USC Shoah Foundation’s first podcast, We Share The Same Sky, seeks to brings the past into present through a granddaughter’s decade-long journey to retrace her grandmother’s story of survival. We Share The Same Sky tells the two stories of these women—the grandmother, Hana, a refugee who remained one step ahead of the Nazis at every turn, and the granddaughter, Rachael, on a search to retrace her grandmother’s history.



A self-portrait of Rachael while she is living on a Danish farm that is owned by the granddaughter of Hana’s foster mother from World War II. Photo by Rachael Cerrotti, 2017

In order to enhance its classroom use, USC Shoah Foundation and Echoes & Reflections have created a Companion Educational Resource to support teachers as they introduce the podcast to their students. This document provides essential questions for students, as well as additional resources and content to help build context and framing for students’ understanding of the historical events addressed in the podcast.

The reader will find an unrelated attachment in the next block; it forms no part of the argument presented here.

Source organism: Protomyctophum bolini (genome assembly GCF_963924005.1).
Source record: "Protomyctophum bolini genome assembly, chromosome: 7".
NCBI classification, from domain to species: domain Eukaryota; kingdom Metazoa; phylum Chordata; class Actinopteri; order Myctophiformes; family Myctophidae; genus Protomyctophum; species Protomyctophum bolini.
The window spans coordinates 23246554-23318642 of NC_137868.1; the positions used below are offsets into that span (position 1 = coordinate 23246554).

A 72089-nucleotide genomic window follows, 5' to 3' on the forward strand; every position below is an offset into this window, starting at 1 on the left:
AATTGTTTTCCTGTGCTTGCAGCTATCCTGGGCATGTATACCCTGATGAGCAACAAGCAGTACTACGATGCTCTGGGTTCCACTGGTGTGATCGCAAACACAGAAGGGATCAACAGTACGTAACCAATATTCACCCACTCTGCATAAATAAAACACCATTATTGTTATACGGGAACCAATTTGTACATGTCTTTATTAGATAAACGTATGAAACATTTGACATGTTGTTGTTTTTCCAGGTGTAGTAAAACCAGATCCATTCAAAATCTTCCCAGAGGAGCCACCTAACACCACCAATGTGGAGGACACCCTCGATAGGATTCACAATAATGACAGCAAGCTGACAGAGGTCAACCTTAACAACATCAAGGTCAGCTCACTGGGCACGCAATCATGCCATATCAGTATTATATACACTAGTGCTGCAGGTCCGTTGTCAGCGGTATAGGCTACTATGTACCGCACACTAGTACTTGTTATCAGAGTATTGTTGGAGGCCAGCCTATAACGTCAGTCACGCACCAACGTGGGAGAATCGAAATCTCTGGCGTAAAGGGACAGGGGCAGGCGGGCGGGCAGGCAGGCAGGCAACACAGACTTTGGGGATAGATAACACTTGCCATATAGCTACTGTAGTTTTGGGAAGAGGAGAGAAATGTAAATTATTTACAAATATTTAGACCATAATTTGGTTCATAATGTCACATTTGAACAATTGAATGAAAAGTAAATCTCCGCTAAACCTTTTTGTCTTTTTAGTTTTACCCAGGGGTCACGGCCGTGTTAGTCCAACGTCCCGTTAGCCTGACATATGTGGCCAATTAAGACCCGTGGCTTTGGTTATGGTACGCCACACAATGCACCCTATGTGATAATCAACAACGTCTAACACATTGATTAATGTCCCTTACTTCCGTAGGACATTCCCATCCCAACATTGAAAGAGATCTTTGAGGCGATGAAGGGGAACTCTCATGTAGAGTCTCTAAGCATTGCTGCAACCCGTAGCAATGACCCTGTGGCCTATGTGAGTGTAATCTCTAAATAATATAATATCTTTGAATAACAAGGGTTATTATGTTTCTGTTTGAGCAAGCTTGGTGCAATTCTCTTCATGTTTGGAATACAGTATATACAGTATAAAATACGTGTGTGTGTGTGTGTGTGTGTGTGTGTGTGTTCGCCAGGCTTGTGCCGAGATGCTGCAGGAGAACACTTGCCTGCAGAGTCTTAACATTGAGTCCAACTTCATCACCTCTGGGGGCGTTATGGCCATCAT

Access to the podcast, as well as additional supporting materials—including IWitness student activities, academic standards alignment, and general strategies for teaching with podcasts—can all be found at the We Share The Same Sky page in IWitness.

Note: Due to the subject nature, the podcast is appropriate for older students, grades 10-12. As always, teachers should review the content fully in advance to determine its appropriateness for their student population.